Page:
This Netanyahu Corruption Case Is the Gravest Threat to Israel’s Democracy
Tuesday 12/February/2019 - 10:33 AM
Haaretz - By Guy Rolnik، Ido Baum and Nati Tucker
If an indictment is filed in the coming weeks against Prime Minister Benjamin Netanyahu، it won’t be the first time a sitting Israeli prime minister has become embroiled in criminal proceedings. Just a year and a half ago، former Prime Minister Ehud Olmert was released after serving 16 months in jail on graft convictions (his original sentence was reduced by one-third). The prime minister before him، Ariel Sharon، fell into a coma just as evidence against him was being consolidated on an equally serious charge، relating to the transfer of millions of dollars to his sons’ bank accounts.
But the charges that could be brought in Case 2000 and Case 4000 will be unprecedented in Israel: This time the objective was not cash، jobs or gifts، but rather favorable press coverage، perhaps combined with hostile coverage of rival media outlets.
The substantial and wide-ranging evidence in Case 4000 (the so-called Bezeq-Walla case)، plus the fact that there are two state’s witnesses in that case، have reportedly led top officials in the State Prosecutor’s Office to agree that charges must be filed. The case involves allegations that Netanyahu sought to wield influence over regulators on behalf of Israel's largest telecom company in exchange for biased coverage on the Walla news site. In Case 2000، however، there is no such consensus in the Justice Ministry.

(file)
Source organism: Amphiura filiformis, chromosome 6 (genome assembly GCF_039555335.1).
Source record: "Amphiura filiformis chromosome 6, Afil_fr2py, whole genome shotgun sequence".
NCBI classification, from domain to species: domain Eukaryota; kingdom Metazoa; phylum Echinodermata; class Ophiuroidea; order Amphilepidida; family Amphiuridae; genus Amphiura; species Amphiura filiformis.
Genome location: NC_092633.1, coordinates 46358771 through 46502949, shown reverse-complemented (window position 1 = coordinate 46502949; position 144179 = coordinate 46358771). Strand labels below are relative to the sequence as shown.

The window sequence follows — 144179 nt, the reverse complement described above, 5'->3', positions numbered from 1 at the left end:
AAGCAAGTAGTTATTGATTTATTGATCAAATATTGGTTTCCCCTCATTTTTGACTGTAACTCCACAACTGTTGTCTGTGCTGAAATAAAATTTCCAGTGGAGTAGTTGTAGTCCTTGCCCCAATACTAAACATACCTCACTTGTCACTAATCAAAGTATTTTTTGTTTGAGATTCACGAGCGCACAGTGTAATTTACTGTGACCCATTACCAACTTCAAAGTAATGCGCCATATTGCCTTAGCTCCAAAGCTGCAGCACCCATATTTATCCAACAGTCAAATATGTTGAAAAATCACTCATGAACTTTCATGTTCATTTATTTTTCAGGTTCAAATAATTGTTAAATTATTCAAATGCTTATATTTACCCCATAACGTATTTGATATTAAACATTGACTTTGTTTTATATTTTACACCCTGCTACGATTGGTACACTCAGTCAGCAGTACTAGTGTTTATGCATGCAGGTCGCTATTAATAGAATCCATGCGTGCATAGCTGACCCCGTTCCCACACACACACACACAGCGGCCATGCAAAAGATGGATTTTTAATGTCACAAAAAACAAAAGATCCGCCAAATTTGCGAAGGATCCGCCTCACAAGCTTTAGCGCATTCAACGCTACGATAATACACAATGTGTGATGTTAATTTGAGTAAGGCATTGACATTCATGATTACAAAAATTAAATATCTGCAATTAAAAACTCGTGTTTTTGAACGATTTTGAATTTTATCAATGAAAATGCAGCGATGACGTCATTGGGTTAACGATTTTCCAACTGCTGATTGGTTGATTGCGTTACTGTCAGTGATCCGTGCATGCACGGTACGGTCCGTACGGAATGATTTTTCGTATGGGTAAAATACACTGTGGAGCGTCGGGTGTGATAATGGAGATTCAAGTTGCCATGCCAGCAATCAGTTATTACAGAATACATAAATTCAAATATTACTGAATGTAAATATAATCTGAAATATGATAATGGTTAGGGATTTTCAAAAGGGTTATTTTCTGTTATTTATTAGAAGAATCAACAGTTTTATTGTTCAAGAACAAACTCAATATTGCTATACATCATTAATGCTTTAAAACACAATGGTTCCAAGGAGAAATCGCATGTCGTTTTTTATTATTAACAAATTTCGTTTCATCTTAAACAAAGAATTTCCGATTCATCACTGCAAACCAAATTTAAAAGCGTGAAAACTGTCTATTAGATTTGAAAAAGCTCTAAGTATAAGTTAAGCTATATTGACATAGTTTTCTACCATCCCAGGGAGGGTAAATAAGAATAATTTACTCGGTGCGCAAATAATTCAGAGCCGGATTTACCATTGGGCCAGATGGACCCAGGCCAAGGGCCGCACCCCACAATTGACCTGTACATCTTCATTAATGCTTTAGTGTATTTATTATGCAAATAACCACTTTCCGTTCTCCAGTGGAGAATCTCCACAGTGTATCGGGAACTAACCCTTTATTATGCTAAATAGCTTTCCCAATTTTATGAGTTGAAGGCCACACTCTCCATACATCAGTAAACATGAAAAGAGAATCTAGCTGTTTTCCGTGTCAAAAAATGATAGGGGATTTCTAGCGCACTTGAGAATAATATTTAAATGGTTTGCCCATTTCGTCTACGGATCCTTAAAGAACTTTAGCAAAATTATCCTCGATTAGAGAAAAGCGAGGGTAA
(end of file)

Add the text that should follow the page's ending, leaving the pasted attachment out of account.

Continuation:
Of the cases pending against Netanyahu، Case 2000 – the affair involving a suspected illicit quid pro quo deal between him and Yedioth Ahronoth publisher Arnon "Noni" Mozes، in which the prime minister allegedly wanted to weaken the rival Israel Hayom paper in return for favorable coverage in Mozes’ paper – poses the greatest harm to the public interest. Therefore، this case is precedent-setting.
Without diminishing the seriousness of the suspicions in the other cases، with Case 2000 the attorney general has been given the opportunity and the responsibility to thoroughly uproot the ingrained institutionalized corruption underlying media-politics relations in Israel. Of all the cases involving the prime minister، this one is the game-changer.
Not so long ago، the power of the press in Israel was concentrated to an extreme degree in the hands of a single newspaper. Yedioth Ahronoth – the print version and to an even greater extent its online Ynet version – had vast circulation and tremendous influence over the country’s agenda، particularly in the political sphere. The power of the printed paper was dramatically eroded over the last decade after the rival Israel Hayom entered the market، but the Ynet site still enjoys enormous public influence. More than one million people are estimated to view the site or the app daily – percentage-wise، an extraordinarily large proportion of consumers for a single website in a Western democracy.